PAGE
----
§ MR. ARTHUR ARNOLD
asked the Secretary of State for India, Whether, considering that the charge of the establishment of a Governor and two members of Council in the Presidency of Madras amounts to £38,000 a-year, and in view of the large financial saving 1489 which would accrue to India by the substitution of a Lieutenant Governor, as in Bengal, he intends to abstain from appointing a successor to the late Mr. Adam until a final decision has been arrived at on the subject? He desired to explain that the Question was a repetition of a Question put by the Earl of Camperdown in the House of Lords prior to the appointment of Mr. Adam, in reply to which it was stated on the part of the Government, by the Earl of Northbrook, that though the appointment of Mr. Adam could not be delayed the matter was well worthy of consideration, and that it would be discussed and decided by Her Majesty's Government after taking the opinion of the Governor General in Council.
§ MR. SPEAKER
said, that the hon. Member was out of Order. He was quoting what had been said in the other House of Parliament during the present Session.
§ MR. ARTHUR ARNOLD
said, his object was merely to learn the decision of the Government, which he had no doubt would be satisfactory.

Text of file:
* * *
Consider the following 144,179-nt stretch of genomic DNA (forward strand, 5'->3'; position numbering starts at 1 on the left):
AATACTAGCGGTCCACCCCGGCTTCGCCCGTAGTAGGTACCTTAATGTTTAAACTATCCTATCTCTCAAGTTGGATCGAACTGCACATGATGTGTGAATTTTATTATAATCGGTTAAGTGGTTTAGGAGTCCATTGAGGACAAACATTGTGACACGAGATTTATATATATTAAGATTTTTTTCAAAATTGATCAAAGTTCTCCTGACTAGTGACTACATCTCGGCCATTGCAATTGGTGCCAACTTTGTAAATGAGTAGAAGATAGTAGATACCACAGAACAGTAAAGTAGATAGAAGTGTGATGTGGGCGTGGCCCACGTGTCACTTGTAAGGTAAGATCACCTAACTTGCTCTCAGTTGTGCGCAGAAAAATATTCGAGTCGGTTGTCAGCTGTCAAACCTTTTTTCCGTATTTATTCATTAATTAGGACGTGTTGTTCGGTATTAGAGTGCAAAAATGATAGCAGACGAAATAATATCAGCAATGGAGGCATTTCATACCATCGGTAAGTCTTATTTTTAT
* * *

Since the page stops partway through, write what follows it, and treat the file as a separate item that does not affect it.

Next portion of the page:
THE MARQUESS OF HARTINGTON
Sir, I have no doubt my hon. Friend is aware that the change he suggests could not be made without legislation. There is a great difference of opinion in India on the question, and, in my opinion, the policy of the suggested change is open to a very great deal of doubt. But in any case the necessary legislation to be obtained with the consent of Parliament would be a work of considerable time, and under the circumstances I think it would be quite impossible to contemplate the not filling up of this office until the decision of Parliament had been arrived at. I am quite aware that in "another place" it has been stated that the subject was well worthy of consideration, and that the attention of the Government of India was directed to it. The opinion of the Government of India has not been formally communicated to me; but I have been in communication with my noble Friend the Governor General on the subject, and the result of these communications is that legislation on the question cannot, within a reasonable time, be initiated.